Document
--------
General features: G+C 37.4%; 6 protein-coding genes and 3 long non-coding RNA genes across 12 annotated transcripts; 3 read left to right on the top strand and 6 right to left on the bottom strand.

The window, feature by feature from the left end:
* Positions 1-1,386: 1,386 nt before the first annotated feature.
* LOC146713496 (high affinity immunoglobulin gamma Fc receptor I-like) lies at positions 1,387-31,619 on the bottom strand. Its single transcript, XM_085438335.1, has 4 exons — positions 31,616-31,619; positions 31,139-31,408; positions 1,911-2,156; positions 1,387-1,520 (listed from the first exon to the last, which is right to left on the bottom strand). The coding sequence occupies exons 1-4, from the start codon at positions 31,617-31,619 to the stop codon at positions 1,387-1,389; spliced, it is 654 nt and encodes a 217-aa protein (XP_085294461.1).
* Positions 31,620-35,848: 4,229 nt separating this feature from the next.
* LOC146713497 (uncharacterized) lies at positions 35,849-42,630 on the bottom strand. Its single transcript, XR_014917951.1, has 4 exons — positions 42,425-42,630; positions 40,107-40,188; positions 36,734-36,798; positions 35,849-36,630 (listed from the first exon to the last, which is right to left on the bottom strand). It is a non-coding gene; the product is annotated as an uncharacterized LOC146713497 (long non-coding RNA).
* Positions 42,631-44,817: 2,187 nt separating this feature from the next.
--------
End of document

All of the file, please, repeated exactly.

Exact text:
General features: G+C 37.4%; 6 protein-coding genes and 3 long non-coding RNA genes across 12 annotated transcripts; 3 read left to right on the top strand and 6 right to left on the bottom strand.

The window, feature by feature from the left end:
* Positions 1-1,386: 1,386 nt before the first annotated feature.
* LOC146713496 (high affinity immunoglobulin gamma Fc receptor I-like) lies at positions 1,387-31,619 on the bottom strand. Its single transcript, XM_085438335.1, has 4 exons — positions 31,616-31,619; positions 31,139-31,408; positions 1,911-2,156; positions 1,387-1,520 (listed from the first exon to the last, which is right to left on the bottom strand). The coding sequence occupies exons 1-4, from the start codon at positions 31,617-31,619 to the stop codon at positions 1,387-1,389; spliced, it is 654 nt and encodes a 217-aa protein (XP_085294461.1).
* Positions 31,620-35,848: 4,229 nt separating this feature from the next.
* LOC146713497 (uncharacterized) lies at positions 35,849-42,630 on the bottom strand. Its single transcript, XR_014917951.1, has 4 exons — positions 42,425-42,630; positions 40,107-40,188; positions 36,734-36,798; positions 35,849-36,630 (listed from the first exon to the last, which is right to left on the bottom strand). It is a non-coding gene; the product is annotated as an uncharacterized LOC146713497 (long non-coding RNA).
* Positions 42,631-44,817: 2,187 nt separating this feature from the next.